‘I’m Scared’: Wisconsin Election Puts Poll Workers at Risk of Virus

They have pointed to a surge in absentee ballot requests — now at 1.1 million — as an indicator that in-person turnout will be manageable. (Elections officials estimated in a court hearing on Wednesday that, in a normal election, that number would suggest that about 500,000 voters would still show up at the polls.)

On Friday, Mr. Evers eased his stance, asking the Legislature to order the election commission to mail ballots to every registered voter and extend vote-by-mail deadlines.

But Republican lawmakers dismissed his pleas as fantasy and vowed again to hold the election. Robin Vos, the speaker of the State Assembly, said he would be working at the polls on Tuesday.

The letter to Mr. Evers said that 50 clerks had responded to a message sent to a clerks-only email list asking them to share if they or family members had compromised health. The responses ran the gamut: Some people were cancer survivors or were currently undergoing chemotherapy. Others had diabetes, kidney disease or autoimmune disorders, or were taking immunosuppressants. Family members had lung disease, asthma, heart problems and a host of other issues.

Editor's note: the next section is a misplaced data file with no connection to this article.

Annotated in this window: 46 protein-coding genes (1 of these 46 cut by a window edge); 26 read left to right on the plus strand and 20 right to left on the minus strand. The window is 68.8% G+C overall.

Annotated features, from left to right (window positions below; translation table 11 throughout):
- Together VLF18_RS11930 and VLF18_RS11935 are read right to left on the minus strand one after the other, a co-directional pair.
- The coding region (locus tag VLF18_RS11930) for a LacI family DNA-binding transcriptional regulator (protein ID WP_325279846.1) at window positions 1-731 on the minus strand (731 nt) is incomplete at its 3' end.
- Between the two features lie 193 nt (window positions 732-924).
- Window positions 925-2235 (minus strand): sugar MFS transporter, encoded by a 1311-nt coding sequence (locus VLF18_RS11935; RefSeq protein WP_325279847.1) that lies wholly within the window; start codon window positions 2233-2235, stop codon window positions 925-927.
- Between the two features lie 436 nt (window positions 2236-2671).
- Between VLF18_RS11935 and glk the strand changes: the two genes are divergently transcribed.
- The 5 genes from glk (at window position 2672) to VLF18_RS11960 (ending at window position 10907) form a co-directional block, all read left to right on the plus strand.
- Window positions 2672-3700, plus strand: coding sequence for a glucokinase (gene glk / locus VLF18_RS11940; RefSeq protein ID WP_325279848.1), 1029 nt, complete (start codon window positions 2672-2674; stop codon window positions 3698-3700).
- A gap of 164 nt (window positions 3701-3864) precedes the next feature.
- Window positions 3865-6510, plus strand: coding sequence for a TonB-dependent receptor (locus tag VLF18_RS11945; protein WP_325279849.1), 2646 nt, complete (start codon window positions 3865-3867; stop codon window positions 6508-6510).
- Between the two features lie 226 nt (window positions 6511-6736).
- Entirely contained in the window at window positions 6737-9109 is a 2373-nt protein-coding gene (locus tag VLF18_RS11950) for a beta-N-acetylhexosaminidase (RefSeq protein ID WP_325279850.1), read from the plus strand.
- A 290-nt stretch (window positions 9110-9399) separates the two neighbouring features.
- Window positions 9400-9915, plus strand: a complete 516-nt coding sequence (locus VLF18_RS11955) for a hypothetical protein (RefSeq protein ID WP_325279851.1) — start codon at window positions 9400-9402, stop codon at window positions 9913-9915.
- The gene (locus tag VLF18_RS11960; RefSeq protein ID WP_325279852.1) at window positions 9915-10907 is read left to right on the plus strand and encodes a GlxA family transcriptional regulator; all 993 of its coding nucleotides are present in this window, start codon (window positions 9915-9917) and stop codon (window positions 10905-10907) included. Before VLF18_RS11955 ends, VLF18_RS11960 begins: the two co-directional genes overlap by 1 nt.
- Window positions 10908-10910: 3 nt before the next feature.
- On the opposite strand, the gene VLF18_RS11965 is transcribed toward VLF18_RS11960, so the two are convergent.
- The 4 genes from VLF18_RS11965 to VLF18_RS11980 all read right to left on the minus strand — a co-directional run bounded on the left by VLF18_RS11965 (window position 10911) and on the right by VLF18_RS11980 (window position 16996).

Ms. Goeckner, who is in her 50s, does not have a spleen and donated a kidney eight years ago, said that while she was concerned about her health, she was more worried about her older colleagues. Her husband, who is also a clerk, oversees a 91-year-old poll worker who insists that she will show up on Election Day if voting takes place.

“We’re not listed as essential workers, but basically being considered essential workers,” Ms. Goeckner said. “We’re not complaining as clerks. I want people to understand the risk that’s being asked and the fact that I believe there are other safe alternatives to take in this stage.”

Across the state, poll workers have assessed that risk and are staying home. Karen Molitor, who described herself as “in the vulnerable category, over 65” and has served as a poll worker in Green Bay for the last 12 years, had planned on working until Tuesday, when she saw state guidelines recommending that people her age not work.